lighthouse, the lifesavlng station and the various j
farmhouses whither they had br«n taken. He
told Mr. Noble that everything in his power had I
been done for tho sufferers, and thai they were
receiving medical aid in comfortable quarters on
the Kentucky. He said the Kentucky would
leave for Providence this morning with the dead
and Injured, If a coroner could be found and per
mission obtained to remove the bodies.
Captain Gray said the Larchmont sank within
ten minutes after she was struck, and that he
believes a number of passengers were drowned
before they could got out Of their berths. Th© j
lights went but simultaneously with the craahl I
a* the Knowlton ploughed Into the side, tearing
a great hole, through which the water rolled
in, putting out the tires, It is thought that ,
many of :•!,■ passengers unaccounted for were |
cleoplng near the point of conta« .. and were un- i
able, in the darkness to find their way to the j
per part of the sinking steamer. Captain Gray
reported that thus Car none of the Bremen, oil- ;
ers or engineers have been accounted for He .
thinks perhaps they were carried down with the
Bteamcr or wedged against hot steam pipes and ;
boilers and burned to death.
Captain Gray's description of the scene at '
Block Inland was quoted by Mr. Noble, "I
think the Hlght along tho beach was the most
grewsome I have ever seen," Captain Gray said, j
"As we approached In the small boats, when I
several hundred feel away I noticed great blocks j
of Ice scattered along the beach. i noticed that i
tin were nearly all In one locality, ami thought ;
they wore ice fines that had drifted shoreward.
When we got ashore I was horrified to see that
they were human bodies. I could hardly believe
that the ii c could Incuse then In so short a time. (
it will be necessary to remove at least seven or J
eight Inches of Ice before the bodies can be j
Captain McVaj of the Larchmont was for
merly a pilot on th. Joy Lino steamer Ton- ,
nessee, which arrived here yesterday from Fall |
River. He wbh prom recently to the com- j
mand of the Larchmont, and, according to Cap- j
tain WIICOX of tho Tennessee, ho was v good j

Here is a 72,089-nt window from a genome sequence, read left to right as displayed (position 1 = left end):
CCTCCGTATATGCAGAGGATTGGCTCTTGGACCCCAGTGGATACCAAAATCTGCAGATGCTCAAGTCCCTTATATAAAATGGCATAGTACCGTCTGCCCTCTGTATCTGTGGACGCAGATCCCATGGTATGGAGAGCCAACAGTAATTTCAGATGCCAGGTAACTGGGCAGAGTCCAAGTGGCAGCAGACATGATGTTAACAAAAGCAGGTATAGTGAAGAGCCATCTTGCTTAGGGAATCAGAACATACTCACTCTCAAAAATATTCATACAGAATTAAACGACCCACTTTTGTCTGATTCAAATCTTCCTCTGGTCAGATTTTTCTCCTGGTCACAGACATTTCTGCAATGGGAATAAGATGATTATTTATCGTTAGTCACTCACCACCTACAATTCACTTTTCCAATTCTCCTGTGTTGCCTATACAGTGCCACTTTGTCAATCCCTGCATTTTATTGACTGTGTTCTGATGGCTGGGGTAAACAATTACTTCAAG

skipper and a thoroughly trustworthy man.
"Captain MfeVfky was a cool, level headed i
man," Captain Wilcox said. "He understood ,
his business thoroughly and was a man one i
could depend upon to show good Judgment In
thu tlm«' of need. He was brave, and I dare
say he stayed with the ship to the. last."
PASSENGERS OX STEAMER.
Official List Lost with Vessel—
Name* of Survivors.
Providence, Feb. 12. The persons missing
from the wreck of the Larchi ko far as ,
PBJUUNS. H. Uo»ton.
in i>.hi.n H.. Woilon
1 AiNKT'.I. ANTONIO, rr.-.-.i'.-
Ml LXJQAK, Joseph, No. 302 >!•«!; newt, \Vo..iiso.-W«-t.
MCRFIO, th* n*v, Philip. pa» tr>r l'»llan Methodist rpis -
r,ip«l church. Providence.
WILSON, Frank L. ,!r-nr dark. ProrMaac*
kkM'.max. Harry. Prorldtnce,
FKI.U.MAN. Mrs Harry. Provident*.
PAUL. BamiMl. l'«.wturlc«>t. R. T.
i-At i. lira Barao*l. I'awtueket. U. i.
PAt'U Pauline. nln«t»»n year*.
PAUL Matilda, fifteen y^arn.
LTND. <''nti«l<> W.. Provldenr*.
MOONET. l"i'-l II . Kant rro\|,]»nc<«.
L.EWIB, John, rrovlrtrncv
• •aMimui.i. John. North FmtthfleM. H. I.; a weaver.
j BONCE-, JacOb, Prorldenw
j BONCTC, Harry, Providence.
i JSNBON. Mrs. T. Providence.
I JBNSON. HIM t/-ii!«i>. JYiv(>n •
I KMJIMB, Fred. Providence.
I SWAN, Captain Richard. Quln»t«amonrt Corp*. Saivatlnn
Army, ay ere aster, Mann
i MOI.IN. Lieutenant John, of same corps. Woroepter, Mass.
: BECK LAND. Miss Emma, same corps. Worcester.
JOHNSON, atlas Alms, mum corps. Worcester.
: OODN Mis* Anna, same corps, Worcester.
j CHIUTCHELOW. con Providence.
PITTS, J. I) .. ProvlJ.»nce.
M'C'LOUD, Mr*. Janien M.. Providence
' PTK.iNFK, B»njatntn Providence.
, WINIKER. R*>njamln, Providence.
HEDGES. .■<■;■■. X.. Providence.
1 KORAJIAN, Koran, Olneyvllle, R. I
KO It A. I IAN. Mr«
i BIQOARD, Robert N<>. Ml South Brld(i street, \Vorocster.
RK ED Claude P. , Providence^
! FRANKLIN, Illar I, North Atili-t>or>'.
j DERECO, Protto, Hrovldi
LVON. Emomiel, New York.
CO I IBM. i> njamin, Providence.
MACKTAZ, Mi*, a mail. t\'oon«ock«t.
S>lir<SAP. MAN, Mm Jennie, UoMon.
i shai:; Visa lierthcC Boston.
HA I Mill il./. ..!. I ■ c
Mil n.\it.>, »: i
j MICUAILSON. Uadle, lMii,s. . .V. J.
ictma AND CREW.
HAZARD, X .1 Ii \ ' 1. in .-. tlrn: tl
■■ ' \ n Robert, llrlOsvport; . M.-r • -itii .■. i
WYMAX. fl »r»i raunton
, IIKHIUCK. — , t"'v\ 'lilriu i\ sctxmi »»l-l:nt engineer.
i liARRIH, .1. M . Ci-ovMenc*; .s:-«:i!-.;.
I TCHUKIi.fI. U..1. -hinjin. Now York: verier.
tK '>! r, John, l*i >l :• i. . i
I !:, IRNK, . Ii ■. 1.!,,,. . crew.
| BCOHUAN. Mm. lAiiUa. PruvldemV; ate^anie»s.
! The ottiila! passenger list of the steamer was
j furfled by Captain McV'ay, to be delivered by
j him upon his arrival in New York, it ,v;i«< lost
with the \ easel
GOVERNMENT TUG DRIVEN BACK.
[By Telegraph to The Tribune. I